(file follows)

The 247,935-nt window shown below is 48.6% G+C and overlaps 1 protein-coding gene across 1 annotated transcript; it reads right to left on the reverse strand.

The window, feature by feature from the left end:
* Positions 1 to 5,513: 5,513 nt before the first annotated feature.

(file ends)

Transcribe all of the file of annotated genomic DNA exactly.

The 247,935-nt window shown below is 48.6% G+C and overlaps 1 protein-coding gene across 1 annotated transcript; it reads right to left on the reverse strand.

The window, feature by feature from the left end:
* Positions 1 to 5,513: 5,513 nt before the first annotated feature.